Misquoting Einstein: Walter Isaacson doctors a quote (maybe)…

If you’re not already familiar with Aspen Institute CEO and acclaimed biographer Walter Isaacson, you should be. His most notable works are Einstein: His Life and Universe and the recent Steve Jobs biographies. Both get two thumbs up from me – the first actually sparked a pretty intense fascination with Albert Einstein, which has continued to this day (somewhat embarrassing example: I have a portrait of Einstein above my bed…). And when you combine that personal fascination with an equally intense interest in religion and philosophy, and you end up with someone (me) who has read pretty much every quote attributed to Einstein having anything to do with faith or lack thereof. That will be my only claim to credibility on this issue – simply  that I’ve read a lot about the subject – and so I hope you don’t find me too bold for suggesting that, in the clip below, Walter Isaacson has pretty egregiously (in my opinion) misquoted the man. If anyone can find proof Einstein said what Isaacson claims he said, I’ll be happy to retract – but until then, let the venting commence.

First, the contested quote. Isaacson claims, starting at about 2:30, that Einstein said this: “There’s a spirit manifest in the laws of the universe, in the face of which we must be awed and humbled. To me, that is the closest feeling I can have to a cosmic religion and to me that explains my faith in a creator and a faith in God.”

The first part seems to be paraphrased from Einstein’s reply to a sixth grade girl in 1936, who was asking him, “Do scientists pray?” I’m familiar with the quote, printed in full below:

Scientific research is based on the idea that everything that takes place is determined by laws of nature, and this holds for the actions of people. For this reason, a scientist will hardly be inclined to believe that events could be influenced by prayer, i.e. by a wish addressed to a supernatural Being…Every one who is seriously involved in the pursuit of science becomes convinced that a spirit is manifest in the laws of the Universe – a spirit vastly superior to that of man, and one in the face of which we with our modest powers must feel humble. In this way the pursuit of science leads to a religious feeling of a special sort, which is indeed quite different from the religiosity of someone more naive.

I take no issue with Isaacson’s paraphrase of the section above, but you might notice that the phrase, “and to me that explains my faith in a creator and a faith in God” is noticeably absent. Why? Well, my claim is that Einstein never said it – and never would have said it because it’s so incommensurate with his views as expressed elsewhere. I was actually pretty shocked upon hearing it, and began searching my main sources (mostly the inter-webs and Max Jammer’s thorough, Einstein and Religion) in vain for any quote invoking the word “creator” or “faith in a creator”. I even re-read Isaacson’s chapter, “Einstein’s God” but turned up nothing. I emailed Isaacson about a week ago (he responded to a letter from me back in high school so I’m hopeful) to see if he can give me the source, and if he can I’ll happily update this post accordingly. Until then, I’m assuming it was a misquote.

Now, why do I care? Isn’t this a small difference? No, not really. Saying something like “faith in a creator” reeks of deism or even theism, which are contrary to Einstein’s actual views, most readily described as pantheism (again, see Jammer’s Einstein and Religion). Einstein is already one of the most quote-mined figures of the 20th century, and is frequently taken out of context by both believers and nonbelievers alike. We don’t need to fuel this fire, and tacking on phrases, even small ones, is how misattributions are born.  People, particularly of such esteem as Isaacson, need to be careful when quoting others, especially those who are long dead and can’t defend themselves anymore. It’s an issue of respect and an issue of intellectual honesty – we all want Einstein to agree with us (who wants to be in disagreement with a genius?), but if there is no evidence he agreed with our views, we’ve no right to argue as such, and certainly no right to liberally paraphrase. My speculation is that Isaacson is religious in some way himself, and was, in the above clip, projecting some of his own views onto Einstein.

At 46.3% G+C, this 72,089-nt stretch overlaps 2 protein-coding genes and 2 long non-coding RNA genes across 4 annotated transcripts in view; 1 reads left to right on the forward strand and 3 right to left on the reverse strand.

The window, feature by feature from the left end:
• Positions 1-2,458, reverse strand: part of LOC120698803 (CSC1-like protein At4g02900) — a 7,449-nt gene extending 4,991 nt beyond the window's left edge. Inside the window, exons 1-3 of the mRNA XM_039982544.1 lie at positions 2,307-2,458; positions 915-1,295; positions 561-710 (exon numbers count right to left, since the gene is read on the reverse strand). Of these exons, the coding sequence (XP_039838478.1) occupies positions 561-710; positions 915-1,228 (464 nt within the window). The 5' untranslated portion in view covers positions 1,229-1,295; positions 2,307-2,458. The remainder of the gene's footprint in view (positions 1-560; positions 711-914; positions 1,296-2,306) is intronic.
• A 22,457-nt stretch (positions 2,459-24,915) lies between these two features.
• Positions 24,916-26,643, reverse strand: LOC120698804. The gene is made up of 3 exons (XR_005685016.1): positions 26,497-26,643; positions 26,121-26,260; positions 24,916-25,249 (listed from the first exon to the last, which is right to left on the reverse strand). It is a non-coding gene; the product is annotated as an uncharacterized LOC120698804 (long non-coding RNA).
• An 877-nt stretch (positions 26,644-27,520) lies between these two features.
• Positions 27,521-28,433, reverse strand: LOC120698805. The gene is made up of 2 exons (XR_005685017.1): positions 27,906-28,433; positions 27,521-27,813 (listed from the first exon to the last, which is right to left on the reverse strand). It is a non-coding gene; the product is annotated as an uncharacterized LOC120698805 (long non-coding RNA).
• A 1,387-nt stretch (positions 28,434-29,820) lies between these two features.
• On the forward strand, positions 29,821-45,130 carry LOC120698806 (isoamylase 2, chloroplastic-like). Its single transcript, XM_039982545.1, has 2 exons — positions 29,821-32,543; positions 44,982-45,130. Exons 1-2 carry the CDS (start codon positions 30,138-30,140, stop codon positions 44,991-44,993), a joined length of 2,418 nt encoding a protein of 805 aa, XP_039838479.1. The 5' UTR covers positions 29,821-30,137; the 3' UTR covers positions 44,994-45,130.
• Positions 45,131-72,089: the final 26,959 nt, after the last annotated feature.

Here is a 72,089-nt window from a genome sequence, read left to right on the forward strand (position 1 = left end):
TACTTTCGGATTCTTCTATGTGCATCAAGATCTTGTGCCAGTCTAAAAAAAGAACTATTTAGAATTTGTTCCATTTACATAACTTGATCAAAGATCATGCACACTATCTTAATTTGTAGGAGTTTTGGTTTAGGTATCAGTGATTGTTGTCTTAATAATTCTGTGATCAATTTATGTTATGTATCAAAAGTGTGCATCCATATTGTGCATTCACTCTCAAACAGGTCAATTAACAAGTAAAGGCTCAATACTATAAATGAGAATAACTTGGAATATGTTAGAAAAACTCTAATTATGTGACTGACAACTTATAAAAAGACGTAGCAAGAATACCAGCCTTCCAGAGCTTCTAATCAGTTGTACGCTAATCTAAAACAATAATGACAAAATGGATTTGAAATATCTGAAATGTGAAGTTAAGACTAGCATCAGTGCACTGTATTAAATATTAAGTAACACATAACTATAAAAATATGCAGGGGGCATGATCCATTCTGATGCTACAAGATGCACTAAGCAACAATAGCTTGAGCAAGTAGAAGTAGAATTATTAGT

As for Einstein’s actual thoughts on religion, I recommend you read Jammer’s book, but I will try to give a short summary. First, he explicitly stated multiple times he did not think of himself as an atheist (think Sigmund Freud for what he meant by atheist). He invoked God many times in public statements about the harmony of nature and the Universe (though he meant Spinoza’s God, which is pantheistic, more or less, if you can understand what Spinoza is saying), and even described himself as “religious” in a cosmic sense. All of this has been used by believers to make assertions Einstein was one of them, but that is clearly false. He was straightforwardly not a believer in a “personal” God of any sort – which means he was adamantly not a Christian or a Jew or a Muslim. He did not believe in a God who intervenes or rewards or punishes or has anything whatsoever to do with humanity. In other words, he didn’t believe in a God anything like what most people think of when they think of God. Jammer concludes that this made Einstein more or less a “practical atheist”  because what’s the difference between there being no God and there being a God who doesn’t interact at all with the fates of humanity? I get Jammer’s point, but disagree slightly – I do in fact think there’s a big difference between those two hypothetical realities (one would suggest some sort of teleological direction in nature, the other would suggest chaos and nothing more, though a pretty cool brand of chaos). Moreover, if what you care about is the fundamental truth and nature of the Universe – which I suspect is what Einstein cared about – and not necessarily humanity’s role or involvement in it, then again, there’s a big philosophical difference between those two worldviews that I imagine would play out practically in some form during one’s life. Now, if Einstein were around today, what do I think he would call himself? My guess is that with the softening of terms that has happened since his death, he would likely call himself an agnostic when talking generally (in the Carl Sagan vein), and an “atheist” when confronted about Judeo-Christian beliefs.